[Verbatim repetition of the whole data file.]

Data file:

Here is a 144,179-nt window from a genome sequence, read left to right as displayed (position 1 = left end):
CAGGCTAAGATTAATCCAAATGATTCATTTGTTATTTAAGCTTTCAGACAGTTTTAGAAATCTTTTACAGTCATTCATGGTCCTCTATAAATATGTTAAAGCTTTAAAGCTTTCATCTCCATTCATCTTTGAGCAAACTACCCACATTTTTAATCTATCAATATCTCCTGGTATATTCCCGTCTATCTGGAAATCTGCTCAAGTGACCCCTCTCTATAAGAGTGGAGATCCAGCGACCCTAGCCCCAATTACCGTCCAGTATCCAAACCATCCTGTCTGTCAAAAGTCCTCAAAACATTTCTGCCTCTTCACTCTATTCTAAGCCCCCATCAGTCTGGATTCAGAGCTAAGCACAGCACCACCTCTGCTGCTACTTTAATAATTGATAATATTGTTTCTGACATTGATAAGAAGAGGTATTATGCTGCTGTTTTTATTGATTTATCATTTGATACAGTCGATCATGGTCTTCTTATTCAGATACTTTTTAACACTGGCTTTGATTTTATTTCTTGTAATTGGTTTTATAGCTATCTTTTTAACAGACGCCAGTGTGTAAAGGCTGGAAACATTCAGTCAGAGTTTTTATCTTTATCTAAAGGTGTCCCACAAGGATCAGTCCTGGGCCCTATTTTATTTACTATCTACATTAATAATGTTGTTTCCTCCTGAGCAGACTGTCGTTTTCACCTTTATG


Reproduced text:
Here is a 144,179-nt window from a genome sequence, read left to right as displayed (position 1 = left end):
CAGGCTAAGATTAATCCAAATGATTCATTTGTTATTTAAGCTTTCAGACAGTTTTAGAAATCTTTTACAGTCATTCATGGTCCTCTATAAATATGTTAAAGCTTTAAAGCTTTCATCTCCATTCATCTTTGAGCAAACTACCCACATTTTTAATCTATCAATATCTCCTGGTATATTCCCGTCTATCTGGAAATCTGCTCAAGTGACCCCTCTCTATAAGAGTGGAGATCCAGCGACCCTAGCCCCAATTACCGTCCAGTATCCAAACCATCCTGTCTGTCAAAAGTCCTCAAAACATTTCTGCCTCTTCACTCTATTCTAAGCCCCCATCAGTCTGGATTCAGAGCTAAGCACAGCACCACCTCTGCTGCTACTTTAATAATTGATAATATTGTTTCTGACATTGATAAGAAGAGGTATTATGCTGCTGTTTTTATTGATTTATCATTTGATACAGTCGATCATGGTCTTCTTATTCAGATACTTTTTAACACTGGCTTTGATTTTATTTCTTGTAATTGGTTTTATAGCTATCTTTTTAACAGACGCCAGTGTGTAAAGGCTGGAAACATTCAGTCAGAGTTTTTATCTTTATCTAAAGGTGTCCCACAAGGATCAGTCCTGGGCCCTATTTTATTTACTATCTACATTAATAATGTTGTTTCCTCCTGAGCAGACTGTCGTTTTCACCTTTATG